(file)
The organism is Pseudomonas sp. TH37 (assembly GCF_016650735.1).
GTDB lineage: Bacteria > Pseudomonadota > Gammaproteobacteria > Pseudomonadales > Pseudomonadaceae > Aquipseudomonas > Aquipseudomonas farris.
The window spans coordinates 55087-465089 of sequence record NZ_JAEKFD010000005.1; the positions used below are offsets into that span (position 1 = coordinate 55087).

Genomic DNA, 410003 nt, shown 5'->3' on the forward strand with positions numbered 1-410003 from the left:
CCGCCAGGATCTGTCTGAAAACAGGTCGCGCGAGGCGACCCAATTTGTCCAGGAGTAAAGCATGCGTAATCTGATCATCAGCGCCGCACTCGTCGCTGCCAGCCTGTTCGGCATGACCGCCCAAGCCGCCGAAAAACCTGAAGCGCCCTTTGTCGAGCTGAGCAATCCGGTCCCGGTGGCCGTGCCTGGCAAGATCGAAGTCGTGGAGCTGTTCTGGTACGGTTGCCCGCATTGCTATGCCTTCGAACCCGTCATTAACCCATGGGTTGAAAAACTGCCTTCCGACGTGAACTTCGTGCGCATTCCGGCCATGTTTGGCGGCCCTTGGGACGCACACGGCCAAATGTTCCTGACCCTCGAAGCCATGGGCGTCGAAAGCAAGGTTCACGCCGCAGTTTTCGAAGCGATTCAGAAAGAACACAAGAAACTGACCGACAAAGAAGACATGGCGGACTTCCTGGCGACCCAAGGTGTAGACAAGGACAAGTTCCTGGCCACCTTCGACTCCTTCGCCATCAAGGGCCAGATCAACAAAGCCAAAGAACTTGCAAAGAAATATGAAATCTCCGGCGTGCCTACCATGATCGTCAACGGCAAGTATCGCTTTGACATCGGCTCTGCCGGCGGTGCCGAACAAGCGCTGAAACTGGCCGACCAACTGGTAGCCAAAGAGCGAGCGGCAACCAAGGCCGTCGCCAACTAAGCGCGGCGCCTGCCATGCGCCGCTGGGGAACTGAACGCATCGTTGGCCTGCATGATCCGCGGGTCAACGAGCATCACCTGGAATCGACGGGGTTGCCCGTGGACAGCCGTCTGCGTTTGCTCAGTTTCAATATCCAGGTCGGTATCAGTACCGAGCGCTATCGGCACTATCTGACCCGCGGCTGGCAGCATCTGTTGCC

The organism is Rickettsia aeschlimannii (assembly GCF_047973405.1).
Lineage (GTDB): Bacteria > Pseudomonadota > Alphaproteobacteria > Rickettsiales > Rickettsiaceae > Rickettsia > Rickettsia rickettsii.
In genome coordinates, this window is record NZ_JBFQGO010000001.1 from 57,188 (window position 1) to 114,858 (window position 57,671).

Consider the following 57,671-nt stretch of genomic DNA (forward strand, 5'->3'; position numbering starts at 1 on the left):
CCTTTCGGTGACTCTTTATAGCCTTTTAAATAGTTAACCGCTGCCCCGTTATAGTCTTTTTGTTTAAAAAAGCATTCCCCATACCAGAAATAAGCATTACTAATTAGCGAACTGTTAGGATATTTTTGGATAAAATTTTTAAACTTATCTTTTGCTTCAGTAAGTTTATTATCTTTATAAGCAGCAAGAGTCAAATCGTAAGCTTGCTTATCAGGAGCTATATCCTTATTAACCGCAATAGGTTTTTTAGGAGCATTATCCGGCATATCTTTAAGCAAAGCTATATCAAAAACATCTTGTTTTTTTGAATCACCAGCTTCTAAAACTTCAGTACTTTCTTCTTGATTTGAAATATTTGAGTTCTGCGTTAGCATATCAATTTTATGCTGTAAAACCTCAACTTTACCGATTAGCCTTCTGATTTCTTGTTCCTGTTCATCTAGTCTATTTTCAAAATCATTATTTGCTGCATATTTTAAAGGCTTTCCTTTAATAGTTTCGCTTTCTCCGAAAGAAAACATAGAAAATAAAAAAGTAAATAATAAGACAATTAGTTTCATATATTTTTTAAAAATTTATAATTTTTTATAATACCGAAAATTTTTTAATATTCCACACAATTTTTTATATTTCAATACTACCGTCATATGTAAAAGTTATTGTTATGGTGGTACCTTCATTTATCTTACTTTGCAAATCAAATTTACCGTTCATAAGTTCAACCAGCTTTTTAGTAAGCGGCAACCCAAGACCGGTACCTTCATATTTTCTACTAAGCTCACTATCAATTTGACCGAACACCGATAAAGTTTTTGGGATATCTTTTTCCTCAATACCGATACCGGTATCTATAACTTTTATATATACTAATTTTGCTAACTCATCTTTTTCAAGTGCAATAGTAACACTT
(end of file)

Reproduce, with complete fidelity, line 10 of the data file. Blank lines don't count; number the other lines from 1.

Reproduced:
CCTTTCGGTGACTCTTTATAGCCTTTTAAATAGTTAACCGCTGCCCCGTTATAGTCTTTTTGTTTAAAAAAGCATTCCCCATACCAGAAATAAGCATTACTAATTAGCGAACTGTTAGGATATTTTTGGATAAAATTTTTAAACTTATCTTTTGCTTCAGTAAGTTTATTATCTTTATAAGCAGCAAGAGTCAAATCGTAAGCTTGCTTATCAGGAGCTATATCCTTATTAACCGCAATAGGTTTTTTAGGAGCATTATCCGGCATATCTTTAAGCAAAGCTATATCAAAAACATCTTGTTTTTTTGAATCACCAGCTTCTAAAACTTCAGTACTTTCTTCTTGATTTGAAATATTTGAGTTCTGCGTTAGCATATCAATTTTATGCTGTAAAACCTCAACTTTACCGATTAGCCTTCTGATTTCTTGTTCCTGTTCATCTAGTCTATTTTCAAAATCATTATTTGCTGCATATTTTAAAGGCTTTCCTTTAATAGTTTCGCTTTCTCCGAAAGAAAACATAGAAAATAAAAAAGTAAATAATAAGACAATTAGTTTCATATATTTTTTAAAAATTTATAATTTTTTATAATACCGAAAATTTTTTAATATTCCACACAATTTTTTATATTTCAATACTACCGTCATATGTAAAAGTTATTGTTATGGTGGTACCTTCATTTATCTTACTTTGCAAATCAAATTTACCGTTCATAAGTTCAACCAGCTTTTTAGTAAGCGGCAACCCAAGACCGGTACCTTCATATTTTCTACTAAGCTCACTATCAATTTGACCGAACACCGATAAAGTTTTTGGGATATCTTTTTCCTCAATACCGATACCGGTATCTATAACTTTTATATATACTAATTTTGCTAACTCATCTTTTTCAAGTGCAATAGTAACACTT